I have very little to add beyond Yes. That.
I recommend anyone interested in the ongoing conversation about sexual harassment in fandom read the full study. And my thanks to Nicole Stark for letting me link to and chat about her research here.
Yesterday evening I lost it again. There are pressures on my life I don't talk about in public, because they are not my story to tell, but they are running very high. Plus my luggage is still missing, even though it was supposed to be delivered yesterday. Plus I lost my phone under weird circumstances, which even though I found it again left me feeling very foolish and incompetent. Plus a productive but sobering discussion about clinical trials with a research oncologist yesterday. Plus a missed meal (due to a fasting glucose check in lab) which put me off for the day. Plus the whole dying of cancer thing. Plus plus plus plus.
So, yeah, some days the hamster wheel in my head breaks loose and rattles down the highway, carrying me with it screaming all the way.
Lisa Costello held me and put up with snot everywhere and us going without sleep because naturally all this occurred (relatively) late in the evening.
I'm still here, but it's a damned hard life, even on the best days. Yesterday was not one of the best days.
At Least 194 Children Have Been Shot to Death Since Newtown — The NRA says arming more adults will protect kids—but most are killed at home, our investigation shows, often with unsecured guns. Yep. Definitely safer dead by those guns than they would have been remaining alive in a gun-free household. Ask any gun owner.
The Heartland Institute and the American Meteorological Society — If climate science really is in such disarray as the deniers claims, then why do so many resort to misleading tactics so often? Why post misleading graphs, why cherry pick data, why engage in egregious ad hominems, why send out emails about papers that say the opposite of what the paper actually concludes? If their claims are correct, then why even risk the perception of impropriety? It might seem as if they're more interested in scoring political and ideological points rather than scientific ones. But then, the evidence is solidly against them. So are 97 percent of the scientists who actually do research in climate science, as are the data, the science, and the reality of global warming. As with virtually all conservative causes, bearing false witness is far more productive than providing evidence, given that evidence-based reality almost never favors the conservative viewpoint.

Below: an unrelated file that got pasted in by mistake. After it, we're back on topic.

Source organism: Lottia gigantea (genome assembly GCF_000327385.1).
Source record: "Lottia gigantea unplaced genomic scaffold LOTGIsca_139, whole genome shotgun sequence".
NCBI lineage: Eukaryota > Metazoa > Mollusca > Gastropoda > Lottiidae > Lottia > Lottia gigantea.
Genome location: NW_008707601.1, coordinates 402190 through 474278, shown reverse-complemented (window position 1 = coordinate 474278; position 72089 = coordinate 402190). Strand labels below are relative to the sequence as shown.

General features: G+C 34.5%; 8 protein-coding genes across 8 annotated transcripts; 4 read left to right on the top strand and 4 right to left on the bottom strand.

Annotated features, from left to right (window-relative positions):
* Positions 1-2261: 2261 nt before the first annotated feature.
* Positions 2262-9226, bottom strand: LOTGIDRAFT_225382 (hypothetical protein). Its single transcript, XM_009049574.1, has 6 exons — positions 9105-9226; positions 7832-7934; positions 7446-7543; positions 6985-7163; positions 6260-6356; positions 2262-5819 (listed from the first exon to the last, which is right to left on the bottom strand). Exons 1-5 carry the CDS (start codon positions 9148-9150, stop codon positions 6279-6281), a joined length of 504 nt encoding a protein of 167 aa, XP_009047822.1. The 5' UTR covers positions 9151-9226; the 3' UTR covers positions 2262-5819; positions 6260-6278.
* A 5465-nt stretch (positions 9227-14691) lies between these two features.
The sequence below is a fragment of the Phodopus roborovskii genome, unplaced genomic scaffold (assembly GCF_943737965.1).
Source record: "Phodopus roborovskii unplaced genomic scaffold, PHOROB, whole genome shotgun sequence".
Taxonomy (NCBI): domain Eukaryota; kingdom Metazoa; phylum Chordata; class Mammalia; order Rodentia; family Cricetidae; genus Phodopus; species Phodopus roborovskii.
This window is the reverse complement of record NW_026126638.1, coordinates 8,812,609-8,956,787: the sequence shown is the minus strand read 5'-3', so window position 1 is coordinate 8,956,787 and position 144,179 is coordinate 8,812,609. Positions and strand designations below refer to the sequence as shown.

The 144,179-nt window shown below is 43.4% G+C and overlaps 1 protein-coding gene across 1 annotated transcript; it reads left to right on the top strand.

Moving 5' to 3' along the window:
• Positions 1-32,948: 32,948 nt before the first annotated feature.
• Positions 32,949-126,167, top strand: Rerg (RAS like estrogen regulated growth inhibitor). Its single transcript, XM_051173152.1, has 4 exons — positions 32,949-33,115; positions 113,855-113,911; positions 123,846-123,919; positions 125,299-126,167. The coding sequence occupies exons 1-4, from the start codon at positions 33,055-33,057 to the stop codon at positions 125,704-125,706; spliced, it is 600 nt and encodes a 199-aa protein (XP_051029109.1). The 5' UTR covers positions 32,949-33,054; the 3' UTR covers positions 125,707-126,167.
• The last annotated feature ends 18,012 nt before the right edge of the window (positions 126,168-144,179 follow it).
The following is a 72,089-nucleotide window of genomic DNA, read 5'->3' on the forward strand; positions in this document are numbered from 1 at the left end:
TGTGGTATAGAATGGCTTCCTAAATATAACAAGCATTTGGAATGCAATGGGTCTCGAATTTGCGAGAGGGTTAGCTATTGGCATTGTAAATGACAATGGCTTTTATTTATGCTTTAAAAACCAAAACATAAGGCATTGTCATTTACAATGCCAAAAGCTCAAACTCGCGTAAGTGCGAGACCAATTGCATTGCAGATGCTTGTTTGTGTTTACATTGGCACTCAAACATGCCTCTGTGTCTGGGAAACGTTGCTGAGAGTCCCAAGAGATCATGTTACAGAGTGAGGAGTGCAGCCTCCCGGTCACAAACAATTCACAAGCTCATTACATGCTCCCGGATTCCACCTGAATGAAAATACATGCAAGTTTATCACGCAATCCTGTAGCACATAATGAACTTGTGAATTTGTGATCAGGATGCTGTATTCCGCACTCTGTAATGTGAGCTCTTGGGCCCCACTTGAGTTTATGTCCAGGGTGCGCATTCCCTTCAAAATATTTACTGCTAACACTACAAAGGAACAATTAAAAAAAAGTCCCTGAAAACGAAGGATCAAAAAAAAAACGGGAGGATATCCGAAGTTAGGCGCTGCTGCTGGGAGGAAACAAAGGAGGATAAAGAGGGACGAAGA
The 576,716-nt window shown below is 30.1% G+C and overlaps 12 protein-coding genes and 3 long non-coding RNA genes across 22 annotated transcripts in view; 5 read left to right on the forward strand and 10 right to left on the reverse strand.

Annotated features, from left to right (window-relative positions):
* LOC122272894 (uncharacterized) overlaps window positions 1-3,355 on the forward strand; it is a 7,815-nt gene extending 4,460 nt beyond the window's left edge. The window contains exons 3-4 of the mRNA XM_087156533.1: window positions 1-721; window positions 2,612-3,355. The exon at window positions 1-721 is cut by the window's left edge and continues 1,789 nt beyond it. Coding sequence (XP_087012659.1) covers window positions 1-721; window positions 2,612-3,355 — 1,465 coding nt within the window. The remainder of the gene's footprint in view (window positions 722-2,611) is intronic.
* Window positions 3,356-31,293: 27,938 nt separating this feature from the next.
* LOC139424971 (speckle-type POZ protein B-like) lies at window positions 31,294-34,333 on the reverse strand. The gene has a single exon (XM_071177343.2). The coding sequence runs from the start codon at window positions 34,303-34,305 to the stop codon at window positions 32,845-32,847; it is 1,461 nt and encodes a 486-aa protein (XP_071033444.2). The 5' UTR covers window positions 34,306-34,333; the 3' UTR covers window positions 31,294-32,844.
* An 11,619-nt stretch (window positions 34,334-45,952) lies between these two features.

12/11/2013 Writing time yesterday: 0.0 hours (chemo brain) Hours slept: 7.5 hours (solid) Body movement: 30 minute stationary bike ride Weight: 239.4 Number of FEMA troops on my block forging presidential birth certificates: 0 Currently reading: n/a (chemo brain)
Air temperature 7 F for the newspaper walk, wind WSW at about 5 mph, scattered clouds. We embrace yesterday's high of 32 F, as it is probably the last time we'll reach that milestone for a week or more. There's an air mass up in Manitoba with our name on it . . .
Apparently that sign-language interpreter at the Mandela eulogies was a fake. Raises all *sorts* of interesting questions . . .
So as I continued flipping through the January 1989 issue of The Nickell, a tiny ad, no more than 1/16 of a page in size, caught my eye. It was mixed in with other similarly small ads for things such as skate sharpeners and cancer cures, only this one, instead of being quaint, was puzzling.
It offered to sell readers a “bold, brave book” about the “ethics of marriage,” but as I looked more closely, I wondered whether the fine print was a coded message for information about contraception.
Well, some of you earned it. The rest of you are freeloading off their #2feedothers good works. But we'll let that pass.
Anyway, it's hit 3k and may have a while to go yet but I'm thinking it's Pre-Draft - that is, I know where it starts, where it ends, and have a whole bunch of stuff happening in the middle that stands up to being poked.
And it has, no lie, a 73-word sentence in it. Yes, a functional, intentional 73 word sentence. Well, it wasn't intentional that there be 73 words, but I knew it would be...extended.
Fight scenes, man. They're either brute-force short, or elegantly elongated.